Ever so often our review team visits a different hotel, resort, safari lodge or tented camp and submits an exclusive review for our clients. Our reviews are intended to give an entirely fair picture of the accommodation unit in question, highlighting both good points and bad. We will also give information on the area around the unit, the type of recreational facilities, the standard of cuisine, welcome and ‘feel good' factor.
As part of our annual hotel review programme, we went out to review Peponi Hotel ... A small hotel on the exotic island of Lamu, in the Indian Ocean off the coast of Kenya.
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............... 'the Lamu Legend' Peponi Hotel, Lamu Island
A small hotel on the exotic island of Lamu, in the Indian Ocean off the coast of Kenya... "Peponi is simple, fresh, cheerful and everything about it is totally original and genuine - no frozen foods here, nor frozen smiles."
Harpers and Queen
There's a certain feeling of superiority as you walk through the Peponi Hotel's famous bar, packed as usual with an eclectic crowd of casually glamorous regulars, tall tale-telling fishermen, expensively bedraggled ‘yachties', darting dhow captains, and itinerant people-watchers. You could, of course, join them in the acknowledged ‘place to be' of Shela Village where anyone and everyone eventually turns up to see and be seen. But there's a certain éclat to rejecting it all in favour of a camel.
One of an astounding number of activities offered by Peponi's dynamic management, the ‘Sunset Camel Walk' begins on the beach below the hotel, where the camels wait, legs patiently folded, saddles plumped, impossibly long lashes disdainfully downcast. There's no glamour in getting a leg over, and the sickening lurch as the back legs rise before the front must have riled even Lawrence of Arabia, but once you're up and swaying past the faux Beau Geste fortress that stands sentinel to 14km of dune wilderness and creeping tides, it's difficult not to experience a certain camel-smugness.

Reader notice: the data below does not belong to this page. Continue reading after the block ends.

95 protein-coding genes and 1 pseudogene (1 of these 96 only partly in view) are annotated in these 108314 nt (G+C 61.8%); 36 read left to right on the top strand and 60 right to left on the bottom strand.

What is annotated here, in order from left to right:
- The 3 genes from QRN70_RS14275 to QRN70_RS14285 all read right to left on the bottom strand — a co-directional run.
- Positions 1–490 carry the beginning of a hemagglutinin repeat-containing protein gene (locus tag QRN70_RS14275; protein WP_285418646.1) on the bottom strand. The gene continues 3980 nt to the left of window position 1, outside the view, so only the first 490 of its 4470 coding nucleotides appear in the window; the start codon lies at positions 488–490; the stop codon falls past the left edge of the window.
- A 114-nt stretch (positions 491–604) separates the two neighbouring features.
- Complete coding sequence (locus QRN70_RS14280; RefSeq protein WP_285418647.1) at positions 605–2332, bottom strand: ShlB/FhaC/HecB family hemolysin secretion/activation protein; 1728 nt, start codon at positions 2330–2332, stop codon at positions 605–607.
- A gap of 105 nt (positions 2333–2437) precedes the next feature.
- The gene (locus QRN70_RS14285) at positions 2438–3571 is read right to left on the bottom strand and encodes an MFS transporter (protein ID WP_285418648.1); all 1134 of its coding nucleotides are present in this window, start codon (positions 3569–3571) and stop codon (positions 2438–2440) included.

This may falter as you climb through the coarse tussock-grass of the dunes, where even the camels indulge in the odd slither, but exultation returns as you crest the peaks, now golden-tinged by a sinking sun. Having parked your determinedly indifferent camel, you climb to a vantage point from whence it seems you can see all the way to the Tana Delta. Here, with careful concentration, your camel minders produce ice, glasses and drinks. Then the vast swathe of beach, where flying fish and dolphin leap, is yours.
Descending darkening dunes on a camel can be daunting. By this time, however, your inner Bedouin should have emerged, and may even remain dominant as you sweep back through the bar, which is now much noisier than before, and where a large man with a grey pony-tail is inexplicably nursing a seagull, a Nefertiti-faced cat is licking its paws on the seawall, and a dreadlocked local is making muscular overtures to a cluster of fuchsia-faced belles.